Why are there no penguins on Mastermind?

Moontrug has a very long list at home (not of ordinary things like food to buy at the supermarket or chores to do around the house) – she has a list of literary crushes (characters from books she thinks are cute). Particular highlights on the list are: Will Parry from Philip Pullman’s Subtle Knife, Will Potter from Emma Carroll’s Frost Hollow Hall and, of course, Sherlock Holmes from Arthur Conan Doyle’s detective stories. There is something seriously cool about a guy who can walk into a room and ‘know’ a person’s story before they’ve even opened their mouth. It got Moontrug thinking though – there are lots of books about male detectives (Sherlock Holmes, Wild Boy, Raphael in Trash) – so where are the ladiiiiieeeeesss?! Cue Rachel Hamilton’s seriously funny debut for 8-12 years, The Case of The Exploding Loo.

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Having engaged in a literary rap battle with Hamilton last month, Moontrug decided to delve inside the mystery of the exploding loo… Wacky scientist Professor Brian ‘Big Brain’ Hawkins has vanished in a portaloo explosion, leaving only his smoking shoes behind. His daughter, Noelle, has an IQ of 157 and a photographic memory (but is NOT a mutant freak, whatever her sister, Holly, says). She’s born a Sherlock and the perfect person to investigate. Sort of.

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Noelle, or Know-All as she’s called by most, narrates the story with suitable academic charm: ‘Our local police are not displaying the dedication to crime-fighting I’ve come to expect from watching CSI: Crime Scene Investigation on TV. They certainly don’t solve as many crimes.’ Her earnest determination to solve the mystery of her father’s disappearance is often hilarious, particularly as Noelle has no idea that the local police find her repeated phone calls unbearably irritating: ‘Some of [PC Eric’s] fellow officers groan. Maybe they have food poisoning. I’ve heard bad things about police canteens.’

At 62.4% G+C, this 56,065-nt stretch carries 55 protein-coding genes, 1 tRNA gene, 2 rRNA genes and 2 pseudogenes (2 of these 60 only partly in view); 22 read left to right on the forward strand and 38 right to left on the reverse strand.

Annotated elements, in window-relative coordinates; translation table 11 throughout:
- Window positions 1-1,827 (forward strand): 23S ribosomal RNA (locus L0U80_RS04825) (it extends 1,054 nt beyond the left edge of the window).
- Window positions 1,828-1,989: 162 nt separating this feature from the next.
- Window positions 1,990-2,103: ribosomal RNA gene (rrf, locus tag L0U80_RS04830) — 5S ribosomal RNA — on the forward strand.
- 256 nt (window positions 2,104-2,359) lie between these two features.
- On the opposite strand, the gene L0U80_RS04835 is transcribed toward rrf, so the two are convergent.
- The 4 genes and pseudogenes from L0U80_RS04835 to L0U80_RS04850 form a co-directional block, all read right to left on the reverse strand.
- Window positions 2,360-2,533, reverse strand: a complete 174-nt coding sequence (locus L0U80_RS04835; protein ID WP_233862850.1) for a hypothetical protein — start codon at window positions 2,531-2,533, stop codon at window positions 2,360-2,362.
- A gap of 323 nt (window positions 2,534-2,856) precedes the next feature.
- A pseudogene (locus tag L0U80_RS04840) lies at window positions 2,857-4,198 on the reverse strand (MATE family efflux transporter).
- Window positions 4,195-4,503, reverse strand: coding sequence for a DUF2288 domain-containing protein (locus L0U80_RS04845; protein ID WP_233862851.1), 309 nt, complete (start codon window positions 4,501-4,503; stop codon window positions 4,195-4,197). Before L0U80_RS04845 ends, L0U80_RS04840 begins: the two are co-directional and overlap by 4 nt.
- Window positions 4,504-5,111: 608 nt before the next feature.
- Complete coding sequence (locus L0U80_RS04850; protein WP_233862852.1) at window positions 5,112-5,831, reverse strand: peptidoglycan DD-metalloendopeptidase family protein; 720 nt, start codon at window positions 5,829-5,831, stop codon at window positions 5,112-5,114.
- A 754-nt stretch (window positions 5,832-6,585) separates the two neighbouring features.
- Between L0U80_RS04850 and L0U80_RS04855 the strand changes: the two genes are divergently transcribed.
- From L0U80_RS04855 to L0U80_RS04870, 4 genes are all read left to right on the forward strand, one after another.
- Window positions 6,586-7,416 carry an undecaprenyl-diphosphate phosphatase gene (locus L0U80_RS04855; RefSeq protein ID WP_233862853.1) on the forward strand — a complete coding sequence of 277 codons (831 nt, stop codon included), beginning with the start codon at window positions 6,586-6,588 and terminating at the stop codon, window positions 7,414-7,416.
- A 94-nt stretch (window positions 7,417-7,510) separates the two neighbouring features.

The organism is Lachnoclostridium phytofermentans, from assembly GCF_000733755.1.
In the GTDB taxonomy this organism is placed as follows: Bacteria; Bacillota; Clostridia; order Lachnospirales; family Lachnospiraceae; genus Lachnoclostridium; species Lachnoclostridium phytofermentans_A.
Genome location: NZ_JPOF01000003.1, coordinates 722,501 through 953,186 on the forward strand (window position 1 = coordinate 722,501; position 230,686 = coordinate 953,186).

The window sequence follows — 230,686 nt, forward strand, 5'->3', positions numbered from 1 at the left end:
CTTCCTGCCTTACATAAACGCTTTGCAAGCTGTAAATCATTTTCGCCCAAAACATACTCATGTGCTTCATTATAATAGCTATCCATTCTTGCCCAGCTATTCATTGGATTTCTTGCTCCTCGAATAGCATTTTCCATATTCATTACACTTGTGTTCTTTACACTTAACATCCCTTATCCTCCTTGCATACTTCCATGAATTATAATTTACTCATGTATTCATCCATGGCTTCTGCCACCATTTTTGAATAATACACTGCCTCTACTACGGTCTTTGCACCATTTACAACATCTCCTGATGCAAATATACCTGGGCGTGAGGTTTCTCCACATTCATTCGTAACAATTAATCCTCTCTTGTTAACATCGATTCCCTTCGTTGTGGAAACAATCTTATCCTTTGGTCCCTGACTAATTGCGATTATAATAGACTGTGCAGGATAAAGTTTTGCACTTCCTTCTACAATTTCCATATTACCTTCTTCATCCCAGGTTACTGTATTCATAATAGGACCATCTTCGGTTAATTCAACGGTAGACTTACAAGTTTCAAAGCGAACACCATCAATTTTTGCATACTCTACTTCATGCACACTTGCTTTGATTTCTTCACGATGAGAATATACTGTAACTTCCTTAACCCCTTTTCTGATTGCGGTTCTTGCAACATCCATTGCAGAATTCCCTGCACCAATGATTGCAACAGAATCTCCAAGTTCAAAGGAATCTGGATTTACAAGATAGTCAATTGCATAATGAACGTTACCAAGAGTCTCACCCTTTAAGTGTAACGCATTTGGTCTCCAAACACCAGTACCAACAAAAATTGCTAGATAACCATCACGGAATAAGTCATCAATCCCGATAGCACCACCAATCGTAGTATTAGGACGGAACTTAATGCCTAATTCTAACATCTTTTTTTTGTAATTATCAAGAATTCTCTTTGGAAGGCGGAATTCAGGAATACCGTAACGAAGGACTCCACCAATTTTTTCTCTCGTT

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Noelle is a truly original detective, full of Sherlockian brains and style: ‘I always travel around school at speed because a moving target is harder to hit’ and her diagrams to explain her thought processes are so funny. Check out Noelle’s pie chart showing the percentage of students supporting the most popular theories about what Ms Grimm, the Maths teacher, does when she’s not teaching Maths. Morgue attendant and Witch were Moontrug’s faves…

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But alongside Noelle’s quest to find out where her father is sits her relationship with her ‘explosive’ sister, Holly. Hamilton develops their relationship superbly as Noelle learns to appreciate her sister’s hands-on approach to solving the crime and Holly begins to understand that Noelle is less of a mutant freak than she had believed. Moontrug particularly liked watching Holly wield her chainsaw (that bit would be AMAZING as a film!) and the moment where Holly tries to teach Noelle to stand up to bullies:

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Noelle’s methodical way of thinking is both interesting and amusing: ‘Breakfast: herrings and green leafy vegetables because oily fish contains Omega-3 fatty acids that improve the performance of the brain cell membranes. So why are there no penguins on Mastermind?’ and the plot is full of twists and turns, facts and diagrams, clues and findings – perfect for inquisitive 8-12 year olds who like a bit of rule breaking. As Noelle’s friend, Porter, says, ‘Best time to break a rule is straight after you’ve been punished for the last one. No one suspects you’re still up to no good.’